Center reopens after 2 years

Open house shows off renovations

BOARDMAN — Luke Neer’s favorite activities include cooking, playing football and numerous other pursuits that require good socialization — something his mother initially feared could be interrupted.

“He was social (especially in high school), but when that ends, it’s harder to find things like that,” Christine Neer of Deerfield said. “It’s a lot harder for people with disabilities to socialize and feel included.”

That gap likely will be filled, however, thanks to the reopening of the Down Syndrome Association of the Valley’s Regional Center for Success, 945 Boardman-Canfield Road, which also underwent a major seven-month renovation project.

The center was the centerpiece for a ribbon-cutting ceremony and open house Wednesday to celebrate its expansion and return after a hiatus of more than two years because of the COVID-19 pandemic.

Luke, 21, who has Down syndrome, learned this summer to ride a bicycle, thanks to DSAV’s Adaptive Bicycle Camp.

While a student at Southeast High School in Ravenna, he was homecoming king and on the football team. Luke now attends VisionQuest, a transition school in Ravenna for those with Down syndrome and other conditions up to age 22, in which the focuses are on activities of daily living as well as improving employment skills, healthful habits and community involvement, his mother explained.

The renovations began in January and, in effect, doubled the center’s space, Deborah Williams, DSAV’s director of operations, said.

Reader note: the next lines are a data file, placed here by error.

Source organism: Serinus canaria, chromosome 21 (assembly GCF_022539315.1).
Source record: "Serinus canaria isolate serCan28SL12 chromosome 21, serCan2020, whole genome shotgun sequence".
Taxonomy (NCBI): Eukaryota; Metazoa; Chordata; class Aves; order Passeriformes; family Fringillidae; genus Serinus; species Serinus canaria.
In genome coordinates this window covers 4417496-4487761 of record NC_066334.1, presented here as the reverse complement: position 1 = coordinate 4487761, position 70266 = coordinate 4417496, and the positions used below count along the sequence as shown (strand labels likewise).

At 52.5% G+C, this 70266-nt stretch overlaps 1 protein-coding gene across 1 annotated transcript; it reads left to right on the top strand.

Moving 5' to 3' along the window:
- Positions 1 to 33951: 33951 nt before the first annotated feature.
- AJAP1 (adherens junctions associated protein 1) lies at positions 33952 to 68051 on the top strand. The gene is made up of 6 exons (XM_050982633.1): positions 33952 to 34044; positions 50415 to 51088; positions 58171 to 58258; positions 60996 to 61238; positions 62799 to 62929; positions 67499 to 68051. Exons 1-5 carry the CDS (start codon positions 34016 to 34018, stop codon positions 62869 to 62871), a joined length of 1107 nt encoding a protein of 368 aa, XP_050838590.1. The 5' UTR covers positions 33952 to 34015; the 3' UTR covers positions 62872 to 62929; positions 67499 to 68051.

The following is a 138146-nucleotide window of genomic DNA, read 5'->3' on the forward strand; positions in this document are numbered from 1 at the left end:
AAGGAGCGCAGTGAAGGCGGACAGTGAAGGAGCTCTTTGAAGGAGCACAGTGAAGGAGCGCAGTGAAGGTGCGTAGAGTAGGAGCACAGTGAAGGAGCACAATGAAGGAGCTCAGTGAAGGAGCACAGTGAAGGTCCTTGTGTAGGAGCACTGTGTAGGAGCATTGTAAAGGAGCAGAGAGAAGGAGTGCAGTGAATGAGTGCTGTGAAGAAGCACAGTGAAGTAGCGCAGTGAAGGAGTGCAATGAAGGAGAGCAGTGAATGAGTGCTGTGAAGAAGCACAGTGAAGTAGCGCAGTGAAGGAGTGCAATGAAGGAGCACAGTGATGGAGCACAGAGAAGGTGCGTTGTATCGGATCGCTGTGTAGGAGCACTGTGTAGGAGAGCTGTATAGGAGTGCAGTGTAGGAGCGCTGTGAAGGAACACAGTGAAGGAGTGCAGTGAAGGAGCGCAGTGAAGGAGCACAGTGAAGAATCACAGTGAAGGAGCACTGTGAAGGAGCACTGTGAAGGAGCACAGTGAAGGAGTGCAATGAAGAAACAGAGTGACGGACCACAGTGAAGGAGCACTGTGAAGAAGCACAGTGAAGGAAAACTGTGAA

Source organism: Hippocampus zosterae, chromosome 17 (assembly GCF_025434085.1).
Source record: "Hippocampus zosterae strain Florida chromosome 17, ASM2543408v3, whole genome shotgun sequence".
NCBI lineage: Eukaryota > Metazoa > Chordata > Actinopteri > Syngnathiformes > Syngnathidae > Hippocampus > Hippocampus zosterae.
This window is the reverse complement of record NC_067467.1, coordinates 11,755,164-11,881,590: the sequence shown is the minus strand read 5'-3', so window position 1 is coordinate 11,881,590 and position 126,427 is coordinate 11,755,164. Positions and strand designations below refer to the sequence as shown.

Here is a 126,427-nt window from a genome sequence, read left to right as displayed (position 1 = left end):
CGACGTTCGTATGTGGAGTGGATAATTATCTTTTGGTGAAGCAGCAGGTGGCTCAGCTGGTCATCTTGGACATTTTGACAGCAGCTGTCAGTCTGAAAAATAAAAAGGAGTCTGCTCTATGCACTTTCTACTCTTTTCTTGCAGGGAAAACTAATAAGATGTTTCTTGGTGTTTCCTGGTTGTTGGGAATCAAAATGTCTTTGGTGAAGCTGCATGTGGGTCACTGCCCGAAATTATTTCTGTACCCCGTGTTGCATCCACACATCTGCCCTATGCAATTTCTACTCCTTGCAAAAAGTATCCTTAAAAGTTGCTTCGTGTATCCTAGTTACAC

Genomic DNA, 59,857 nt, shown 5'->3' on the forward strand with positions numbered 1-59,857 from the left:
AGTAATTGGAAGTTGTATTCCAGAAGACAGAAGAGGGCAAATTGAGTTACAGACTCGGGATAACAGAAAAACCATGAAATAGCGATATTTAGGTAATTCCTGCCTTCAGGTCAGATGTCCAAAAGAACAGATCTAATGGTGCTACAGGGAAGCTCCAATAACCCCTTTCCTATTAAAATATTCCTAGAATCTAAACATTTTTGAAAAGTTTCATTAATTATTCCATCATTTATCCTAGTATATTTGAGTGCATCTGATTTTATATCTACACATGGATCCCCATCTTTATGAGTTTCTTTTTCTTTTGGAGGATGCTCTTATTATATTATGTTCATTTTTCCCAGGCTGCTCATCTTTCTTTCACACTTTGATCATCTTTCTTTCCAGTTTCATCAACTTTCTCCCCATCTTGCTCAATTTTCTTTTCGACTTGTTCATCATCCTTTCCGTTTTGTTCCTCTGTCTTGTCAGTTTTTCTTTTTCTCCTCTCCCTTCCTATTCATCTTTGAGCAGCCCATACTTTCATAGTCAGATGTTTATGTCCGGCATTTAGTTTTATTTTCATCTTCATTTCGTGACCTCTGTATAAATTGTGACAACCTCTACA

They include a spacious resource center with a variety of books, materials and other information about Down syndrome, as well as packets for new parents. In addition, the area allows those with the condition to engage in arts and crafts, which also can enhance socialization and communication, Williams said, adding that some of the adults with Down syndrome made blankets for babies.

“We also provide books to schools” throughout eastern Ohio and western Pennsylvania, which is DSAV’s coverage area, she continued.

Also in the mix is a state-of-the-art kitchen in which initially those 16 and older can learn life skills, take cooking, food-preparation and nutrition classes, and learn safety measures such as properly using a knife, all under supervision, Williams noted.

In addition, the center has a fitness room for yoga as well as music and movement, all of which are set to begin next month. Also available is a private room for one-on-one tutoring and therapies, along with a stage for improving communication skills, she said, adding that DSAV is developing a speech program.

The nonprofit DSAV organization, established in 2007, is committed to offering a variety of resources, support, education, advocacy and opportunities to those with the condition, as well as their families and communities. To that end, program offerings include tennis, swimming and other fitness efforts; therapy programs such as effective communication and social skills therapy; and family social events.

The agency also seeks to maintain an environment that is “diverse, inclusive and equitable, where all staff, families, volunteers and board members are treated with respect and dignity,” according to its mission statement.

For Williams and others, merely seeing the center’s return and resumption of programs is heartwarming, she said.

“We’re just thrilled to be open,” Williams added.

DSAV will be hosting the 15th annual Buddy Walk, set for Sept. 18 at Eastwood Field in Niles. To register, go to www.dsav.org.


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